$46 million pledged for Swim Smart program
In response to the high number of drowning deaths across Australia this summer, the Labor Party has pledged $46m toward the ‘Swim Smart’ program if it wins the upcoming federal election.
Labor says it wants to ensure all children can learn water safety skills in primary school. In making the announcement, the party revealed that one in five children leave primary school unable to swim 50 metres, a skill which is considered a key water safety benchmark.
The plan is to offer more in-term water safety and swimming lessons, along with catch-up lessons for students that require additional help. Of the 249 deaths in the 2017–18 period, 56 of those occurred in people aged under 25. Labor says access to school-based learning is a lottery, with geographic location, the school attended and overall affordability of private lessons all impacting. The party says this is an unfair system which costs Australia dearly — in addition to the tragic loss of life, the economic implication is around $1.47 billion per year.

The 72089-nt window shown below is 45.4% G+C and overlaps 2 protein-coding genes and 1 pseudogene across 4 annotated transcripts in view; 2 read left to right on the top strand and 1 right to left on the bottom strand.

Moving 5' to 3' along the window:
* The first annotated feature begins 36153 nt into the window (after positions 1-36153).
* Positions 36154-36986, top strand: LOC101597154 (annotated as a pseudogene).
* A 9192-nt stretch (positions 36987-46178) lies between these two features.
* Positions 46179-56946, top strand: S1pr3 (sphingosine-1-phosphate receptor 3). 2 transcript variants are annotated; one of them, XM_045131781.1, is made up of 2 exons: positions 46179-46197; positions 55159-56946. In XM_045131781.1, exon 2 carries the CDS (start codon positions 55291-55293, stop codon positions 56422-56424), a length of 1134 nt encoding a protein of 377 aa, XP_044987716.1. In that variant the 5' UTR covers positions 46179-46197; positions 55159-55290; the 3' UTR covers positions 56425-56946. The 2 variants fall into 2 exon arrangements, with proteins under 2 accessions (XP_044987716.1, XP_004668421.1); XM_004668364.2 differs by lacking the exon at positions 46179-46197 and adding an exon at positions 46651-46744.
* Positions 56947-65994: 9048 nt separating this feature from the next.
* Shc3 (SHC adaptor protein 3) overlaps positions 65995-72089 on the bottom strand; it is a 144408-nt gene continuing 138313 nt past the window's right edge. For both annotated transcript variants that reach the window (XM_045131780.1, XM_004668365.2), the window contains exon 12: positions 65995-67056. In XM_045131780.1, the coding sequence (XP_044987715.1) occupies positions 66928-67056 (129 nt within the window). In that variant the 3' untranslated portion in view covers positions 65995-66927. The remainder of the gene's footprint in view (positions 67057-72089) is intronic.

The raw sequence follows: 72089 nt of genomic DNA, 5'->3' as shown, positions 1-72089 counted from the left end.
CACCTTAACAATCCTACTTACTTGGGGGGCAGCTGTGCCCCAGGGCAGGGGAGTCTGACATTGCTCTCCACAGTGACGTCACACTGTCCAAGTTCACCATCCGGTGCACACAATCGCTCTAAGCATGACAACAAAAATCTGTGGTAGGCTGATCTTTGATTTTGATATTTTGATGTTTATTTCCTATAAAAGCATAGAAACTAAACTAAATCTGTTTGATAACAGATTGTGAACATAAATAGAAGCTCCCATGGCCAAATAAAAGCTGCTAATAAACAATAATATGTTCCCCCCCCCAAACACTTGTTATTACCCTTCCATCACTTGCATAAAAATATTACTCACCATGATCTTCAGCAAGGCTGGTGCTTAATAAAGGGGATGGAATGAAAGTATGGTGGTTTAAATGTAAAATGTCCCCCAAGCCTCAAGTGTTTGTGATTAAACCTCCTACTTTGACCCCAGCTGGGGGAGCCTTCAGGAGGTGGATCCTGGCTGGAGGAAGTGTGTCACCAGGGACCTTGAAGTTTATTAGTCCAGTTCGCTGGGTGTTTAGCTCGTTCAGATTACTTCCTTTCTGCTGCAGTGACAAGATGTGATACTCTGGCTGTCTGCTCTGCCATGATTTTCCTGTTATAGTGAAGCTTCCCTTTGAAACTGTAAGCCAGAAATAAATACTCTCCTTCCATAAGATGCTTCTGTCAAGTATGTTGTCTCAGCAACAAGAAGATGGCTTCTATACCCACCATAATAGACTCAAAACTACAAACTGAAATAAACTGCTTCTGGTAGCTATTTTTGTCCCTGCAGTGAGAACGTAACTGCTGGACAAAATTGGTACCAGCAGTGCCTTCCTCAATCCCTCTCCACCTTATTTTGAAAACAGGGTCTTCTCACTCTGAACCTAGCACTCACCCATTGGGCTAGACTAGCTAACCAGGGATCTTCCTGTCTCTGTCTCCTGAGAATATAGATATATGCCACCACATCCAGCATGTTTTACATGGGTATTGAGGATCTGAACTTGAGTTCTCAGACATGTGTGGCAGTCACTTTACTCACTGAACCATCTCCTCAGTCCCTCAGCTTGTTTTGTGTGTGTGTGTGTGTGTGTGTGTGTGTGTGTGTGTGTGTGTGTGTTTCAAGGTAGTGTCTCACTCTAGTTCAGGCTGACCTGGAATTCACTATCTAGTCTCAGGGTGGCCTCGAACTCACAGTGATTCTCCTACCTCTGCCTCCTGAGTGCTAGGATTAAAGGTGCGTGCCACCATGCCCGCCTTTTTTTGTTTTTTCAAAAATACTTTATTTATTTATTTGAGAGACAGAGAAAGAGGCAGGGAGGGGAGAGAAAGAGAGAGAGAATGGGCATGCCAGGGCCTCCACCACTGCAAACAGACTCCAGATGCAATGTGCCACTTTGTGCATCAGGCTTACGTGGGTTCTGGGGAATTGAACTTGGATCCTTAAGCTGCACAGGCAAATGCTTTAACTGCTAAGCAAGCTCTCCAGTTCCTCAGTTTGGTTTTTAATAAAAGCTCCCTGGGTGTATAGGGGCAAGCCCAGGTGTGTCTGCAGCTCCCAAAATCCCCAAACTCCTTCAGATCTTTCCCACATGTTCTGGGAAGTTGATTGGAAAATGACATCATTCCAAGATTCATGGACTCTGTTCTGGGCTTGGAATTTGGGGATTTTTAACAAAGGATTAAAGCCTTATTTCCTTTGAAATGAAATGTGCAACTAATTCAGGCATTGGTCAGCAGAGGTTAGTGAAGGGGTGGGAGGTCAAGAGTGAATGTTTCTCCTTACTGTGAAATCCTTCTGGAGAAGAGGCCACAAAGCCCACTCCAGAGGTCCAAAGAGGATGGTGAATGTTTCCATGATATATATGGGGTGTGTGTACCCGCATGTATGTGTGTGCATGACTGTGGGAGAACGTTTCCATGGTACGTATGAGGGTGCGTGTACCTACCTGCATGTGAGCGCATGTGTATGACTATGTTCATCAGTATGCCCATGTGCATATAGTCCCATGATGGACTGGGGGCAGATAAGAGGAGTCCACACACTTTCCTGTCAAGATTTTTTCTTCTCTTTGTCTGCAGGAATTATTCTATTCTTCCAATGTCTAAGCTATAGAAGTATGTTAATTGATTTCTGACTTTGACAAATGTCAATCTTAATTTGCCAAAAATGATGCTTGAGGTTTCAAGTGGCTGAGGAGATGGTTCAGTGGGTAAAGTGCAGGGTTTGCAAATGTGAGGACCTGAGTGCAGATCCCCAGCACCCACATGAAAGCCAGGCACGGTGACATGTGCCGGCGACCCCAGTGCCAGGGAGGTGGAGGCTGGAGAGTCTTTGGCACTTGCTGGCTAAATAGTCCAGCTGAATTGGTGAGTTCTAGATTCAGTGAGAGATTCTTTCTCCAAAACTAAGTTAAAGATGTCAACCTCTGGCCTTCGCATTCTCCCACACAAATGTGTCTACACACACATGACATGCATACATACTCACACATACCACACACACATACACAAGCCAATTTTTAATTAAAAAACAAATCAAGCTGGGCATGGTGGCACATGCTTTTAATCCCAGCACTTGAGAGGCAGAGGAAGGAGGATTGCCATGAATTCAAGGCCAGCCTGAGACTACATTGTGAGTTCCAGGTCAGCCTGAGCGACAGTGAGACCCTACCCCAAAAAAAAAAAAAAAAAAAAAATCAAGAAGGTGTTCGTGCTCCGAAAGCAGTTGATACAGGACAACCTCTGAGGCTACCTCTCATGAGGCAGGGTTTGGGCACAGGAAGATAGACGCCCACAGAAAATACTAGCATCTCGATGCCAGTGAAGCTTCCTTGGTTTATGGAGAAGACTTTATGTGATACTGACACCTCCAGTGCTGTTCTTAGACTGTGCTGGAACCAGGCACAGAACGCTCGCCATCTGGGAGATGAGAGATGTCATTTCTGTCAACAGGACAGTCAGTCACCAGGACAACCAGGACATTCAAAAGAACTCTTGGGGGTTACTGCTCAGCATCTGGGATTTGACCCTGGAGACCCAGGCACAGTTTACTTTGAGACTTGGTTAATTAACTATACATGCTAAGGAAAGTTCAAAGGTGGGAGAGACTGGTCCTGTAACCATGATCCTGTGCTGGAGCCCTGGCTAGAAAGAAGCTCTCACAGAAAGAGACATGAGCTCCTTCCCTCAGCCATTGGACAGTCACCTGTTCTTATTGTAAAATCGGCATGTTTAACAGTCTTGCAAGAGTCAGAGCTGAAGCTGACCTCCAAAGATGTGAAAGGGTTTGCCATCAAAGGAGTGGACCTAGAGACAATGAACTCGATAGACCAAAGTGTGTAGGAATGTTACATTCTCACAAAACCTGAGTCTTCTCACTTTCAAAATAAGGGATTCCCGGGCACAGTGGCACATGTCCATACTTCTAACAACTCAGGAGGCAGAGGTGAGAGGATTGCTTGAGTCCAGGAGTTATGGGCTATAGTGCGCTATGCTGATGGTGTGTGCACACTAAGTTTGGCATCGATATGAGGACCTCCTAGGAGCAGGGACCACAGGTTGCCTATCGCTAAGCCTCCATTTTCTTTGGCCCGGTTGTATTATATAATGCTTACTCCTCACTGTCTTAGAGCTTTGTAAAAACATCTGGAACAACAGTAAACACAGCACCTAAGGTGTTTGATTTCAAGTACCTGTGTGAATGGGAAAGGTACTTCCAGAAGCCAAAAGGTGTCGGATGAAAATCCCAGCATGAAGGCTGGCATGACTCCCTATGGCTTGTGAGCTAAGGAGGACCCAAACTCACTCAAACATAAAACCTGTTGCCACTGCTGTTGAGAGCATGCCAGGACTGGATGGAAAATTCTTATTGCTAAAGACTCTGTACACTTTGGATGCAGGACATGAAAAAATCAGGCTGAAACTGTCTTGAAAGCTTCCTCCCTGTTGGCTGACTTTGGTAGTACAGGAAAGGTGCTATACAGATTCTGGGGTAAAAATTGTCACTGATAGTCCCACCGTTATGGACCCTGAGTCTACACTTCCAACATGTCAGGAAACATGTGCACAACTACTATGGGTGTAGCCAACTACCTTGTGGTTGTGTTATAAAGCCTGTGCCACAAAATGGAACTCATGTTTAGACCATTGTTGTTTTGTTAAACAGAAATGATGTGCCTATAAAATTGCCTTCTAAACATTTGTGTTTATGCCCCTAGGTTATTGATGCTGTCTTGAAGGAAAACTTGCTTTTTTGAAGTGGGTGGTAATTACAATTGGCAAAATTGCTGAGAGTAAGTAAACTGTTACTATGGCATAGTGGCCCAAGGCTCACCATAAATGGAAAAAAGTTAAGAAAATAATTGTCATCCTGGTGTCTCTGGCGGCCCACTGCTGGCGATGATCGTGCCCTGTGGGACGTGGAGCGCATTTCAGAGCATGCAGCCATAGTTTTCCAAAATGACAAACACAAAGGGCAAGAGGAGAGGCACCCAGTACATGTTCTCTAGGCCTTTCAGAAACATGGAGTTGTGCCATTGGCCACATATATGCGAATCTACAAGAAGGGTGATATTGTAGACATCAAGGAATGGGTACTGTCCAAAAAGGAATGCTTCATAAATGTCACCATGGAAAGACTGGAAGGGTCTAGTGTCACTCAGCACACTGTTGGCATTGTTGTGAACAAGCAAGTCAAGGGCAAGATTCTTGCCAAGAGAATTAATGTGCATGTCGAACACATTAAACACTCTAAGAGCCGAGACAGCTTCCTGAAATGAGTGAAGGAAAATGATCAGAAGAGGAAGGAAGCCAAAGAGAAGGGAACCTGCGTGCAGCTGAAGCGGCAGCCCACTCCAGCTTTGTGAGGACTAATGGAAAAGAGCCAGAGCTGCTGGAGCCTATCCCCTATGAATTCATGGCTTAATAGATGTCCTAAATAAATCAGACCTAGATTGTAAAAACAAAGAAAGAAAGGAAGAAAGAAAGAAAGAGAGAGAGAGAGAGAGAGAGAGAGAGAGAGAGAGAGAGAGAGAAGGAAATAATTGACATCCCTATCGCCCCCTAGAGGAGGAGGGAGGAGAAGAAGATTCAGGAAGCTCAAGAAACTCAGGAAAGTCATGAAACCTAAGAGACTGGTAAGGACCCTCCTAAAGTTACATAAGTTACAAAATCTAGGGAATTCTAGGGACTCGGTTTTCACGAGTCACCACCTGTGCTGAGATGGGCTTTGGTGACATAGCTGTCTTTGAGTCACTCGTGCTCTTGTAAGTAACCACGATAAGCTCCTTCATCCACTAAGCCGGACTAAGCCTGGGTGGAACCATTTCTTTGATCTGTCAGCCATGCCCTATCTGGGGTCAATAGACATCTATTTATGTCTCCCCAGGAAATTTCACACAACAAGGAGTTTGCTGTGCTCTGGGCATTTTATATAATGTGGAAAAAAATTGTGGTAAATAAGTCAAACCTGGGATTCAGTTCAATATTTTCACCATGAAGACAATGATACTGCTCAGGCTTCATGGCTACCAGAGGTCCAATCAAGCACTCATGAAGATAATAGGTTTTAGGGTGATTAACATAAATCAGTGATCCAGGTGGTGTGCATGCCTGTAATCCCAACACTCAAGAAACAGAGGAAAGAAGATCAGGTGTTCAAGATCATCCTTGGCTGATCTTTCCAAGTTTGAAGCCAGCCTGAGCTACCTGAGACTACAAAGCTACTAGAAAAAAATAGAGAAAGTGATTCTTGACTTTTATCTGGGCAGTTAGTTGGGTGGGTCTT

The national Swim Smart program is intended to afford every Australian child the same opportunity for learning lifesaving water safety and swimming lessons while at primary school. Labor says from the 2020 school year onward, there will be more swimming lessons for primary school students and assistance with transport and pool entry fee costs.
Based on the Royal Life Saving Australia’s Year Four National Water Safety Standards, the goal is for children to swim 50 metres, tread water and know how to respond if they fall into water. The party promises to work with states and territories, plus Catholic and independent schools to deliver the program through schools where possible. It will also work with local government, swim schools and lifesaving clubs to ensure access for students across the board.
Children with disability will receive additional support to ensure they can participate in water safety and learn-to-swim programs on an equal basis. Funding is in addition to existing state government programs and has been costed by the independent Parliamentary Budget Office to have a budget cost of $46 million over the forward estimates, according to the office of Member for Kingsford Smith Matt Thislethwaite.
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